Leopold II had a military that was made from about 19,000 troops. They were European mercenaries hired to guard his government and business interest and also act as a police. They were called the Force Publique. the military also forcefully recruited Africans into their lower ranks. These Africans were press-ganged into service and were killed if they refused.

It was the Force Publique that enforced the quota of rubber tax to be collected by the people. a number of the officers who were made to enforce these rules were the Africans, but an outsized amount of them were the whites.
The European officials were so brutal and bent their hate and target for the rubber that they found outlaw for the soldiers to chop off and deliver the hand of anyone of the Congolese people that were killed for not meeting their quota.

To punish the Congolese men whom that they had forced into service, they might make them submit a basket filled with hands of their people or face execution. This was how for turning the people against themselves – a trick that the Europeans have used everywhere the planet and particularly Africa, to divide the people.

The Deadly Collection Of Rubber

After a few years of collecting and tapping the rubber within the Congo, the sources began to dwindle and become somewhat scarce. Collecting the rubber was then harder, as many of the people had to climb tall trees to succeed in the vines. Sometimes the people could slip from the trees and fall to their deaths.
The fear of losing their limb or being killed forced the Congolese to sometimes stop the vine, in order that they could tap more rubber sap. It worked but it meant that those vines were then useless and will not be tapped again within the future. So, isolating the vine was also a criminal offense, punishable by death or severe beatings.

On one of the times, a commissioner caught one among the Congolese who stop a vine. He wrote a note of the advice in his journal about it and said: “We must fight them until their absolute submission has been obtained… or their complete extermination.”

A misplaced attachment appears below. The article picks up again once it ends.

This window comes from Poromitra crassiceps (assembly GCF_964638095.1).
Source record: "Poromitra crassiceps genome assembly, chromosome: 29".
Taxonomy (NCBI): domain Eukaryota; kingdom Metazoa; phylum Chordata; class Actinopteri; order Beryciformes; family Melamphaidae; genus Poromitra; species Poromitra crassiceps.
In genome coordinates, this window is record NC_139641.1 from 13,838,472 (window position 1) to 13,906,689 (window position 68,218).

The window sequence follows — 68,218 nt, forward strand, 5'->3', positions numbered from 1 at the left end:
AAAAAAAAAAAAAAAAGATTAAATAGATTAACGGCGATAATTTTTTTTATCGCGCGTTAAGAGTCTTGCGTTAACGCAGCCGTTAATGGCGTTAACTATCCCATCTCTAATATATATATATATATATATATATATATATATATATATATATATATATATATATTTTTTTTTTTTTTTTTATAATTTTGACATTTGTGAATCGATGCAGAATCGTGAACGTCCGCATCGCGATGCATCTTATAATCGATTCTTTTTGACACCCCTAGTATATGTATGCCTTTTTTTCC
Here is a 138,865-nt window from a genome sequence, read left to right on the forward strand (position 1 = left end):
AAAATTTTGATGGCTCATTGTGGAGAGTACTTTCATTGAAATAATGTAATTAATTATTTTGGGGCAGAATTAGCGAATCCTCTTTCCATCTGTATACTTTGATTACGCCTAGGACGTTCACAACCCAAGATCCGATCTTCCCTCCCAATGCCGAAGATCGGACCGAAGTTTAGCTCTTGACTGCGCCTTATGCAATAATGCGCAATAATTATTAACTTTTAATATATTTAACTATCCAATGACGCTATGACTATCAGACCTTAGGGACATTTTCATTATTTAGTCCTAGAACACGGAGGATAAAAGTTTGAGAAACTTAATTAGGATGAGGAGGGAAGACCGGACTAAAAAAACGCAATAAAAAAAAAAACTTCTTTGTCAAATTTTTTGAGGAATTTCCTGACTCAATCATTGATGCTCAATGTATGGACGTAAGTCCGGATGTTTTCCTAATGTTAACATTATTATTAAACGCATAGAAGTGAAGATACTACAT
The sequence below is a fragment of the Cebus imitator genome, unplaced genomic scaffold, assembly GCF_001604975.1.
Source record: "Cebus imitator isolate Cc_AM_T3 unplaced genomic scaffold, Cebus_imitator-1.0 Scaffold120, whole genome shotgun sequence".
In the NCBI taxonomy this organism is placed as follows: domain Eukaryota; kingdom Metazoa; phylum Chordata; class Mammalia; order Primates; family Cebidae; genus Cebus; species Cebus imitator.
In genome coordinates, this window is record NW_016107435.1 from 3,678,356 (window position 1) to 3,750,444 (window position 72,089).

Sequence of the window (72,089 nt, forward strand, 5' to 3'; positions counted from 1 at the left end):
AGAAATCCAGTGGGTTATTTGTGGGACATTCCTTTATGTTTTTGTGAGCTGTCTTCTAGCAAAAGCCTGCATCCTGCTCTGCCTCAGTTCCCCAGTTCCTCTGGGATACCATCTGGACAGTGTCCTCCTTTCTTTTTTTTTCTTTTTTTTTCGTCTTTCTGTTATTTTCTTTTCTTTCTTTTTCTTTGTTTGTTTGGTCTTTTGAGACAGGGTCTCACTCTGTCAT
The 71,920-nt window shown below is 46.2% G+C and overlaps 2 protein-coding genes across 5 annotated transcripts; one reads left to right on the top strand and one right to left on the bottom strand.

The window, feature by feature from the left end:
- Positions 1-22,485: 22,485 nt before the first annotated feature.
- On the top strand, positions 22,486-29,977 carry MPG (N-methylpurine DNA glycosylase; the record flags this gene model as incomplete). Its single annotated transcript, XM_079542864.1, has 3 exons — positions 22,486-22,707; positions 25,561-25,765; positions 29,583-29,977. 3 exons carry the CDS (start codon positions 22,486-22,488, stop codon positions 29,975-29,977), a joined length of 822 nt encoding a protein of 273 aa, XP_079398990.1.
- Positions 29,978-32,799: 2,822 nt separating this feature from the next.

Some commissioners didn’t kill or stop the limbs of individuals who didn’t meet their quota. They beat them so badly, and therefore the majority were injured beyond recognition. Sometimes the beaten might cause death.
The Congolese workers got discs to wear around their necks, to stay count of their quota. Any of the Congolese who didn’t meet his quota would be flogged 25, and most time 100 lashes with whips made up of hippopotamus hide. These whips had the facility to peel off the skin once it gets in touch with it.

The Death of Millions Was Caused By Disease

Asides from the shooting and maiming of the indigenous people of Congo, one other factor that caused the death of millions was the disease outbreaks. The health of the workers wasn’t put into consideration by the Belgians, who fed them rotten meat, food, and most times starved them.

The environment was made unhealthy with all the human parts, and decimation of the natural environment. The rotten food made the lads sick, and an epidemic broke out.

The men had to travel into the deep jungle to reap the rubber. They were bitten by Tsetse flies, which spread untold sicknesses and deaths everywhere the Congo and even into other African nations.

The sleepy sickness which frequently led to death exhausted over 500,000 people in Congo alone.

But this didn’t make the Belgians stop. They continued the exploitation and enslavement of the Congo people, for the economic gains of their resources.

The Burning of Congolese Villages

The research and accounts of the various atrocities administered against the Black man in Congo is one that might literally put any conscious Black in tears. During the course of this research, we were forced repeatedly to pause in anger and disbelief.

One of the painful accounts of the genocide on the Congolese was the burning of their villages. The commissioners and their officers often gave a whole village a particular quota to satisfy. When a village fails to satisfy its quota, the soldiers would surround the village, slaughter the people then burn the village to the bottom.

Various accounts by victims and eyewitnesses said that these happened all the time, in quick succession. within the area where a Swedish missionary lived, he reported that 45 towns were burnt down within a brief period of your time.

What was more heartbreaking to listen to was that a lot of those villages were burnt down for no good reason in the least. Of course, what reason will a killer and a thief needn’t to kill people whom their scientists and religion had taught them to be lesser animals or sub-humans? None whatsoever.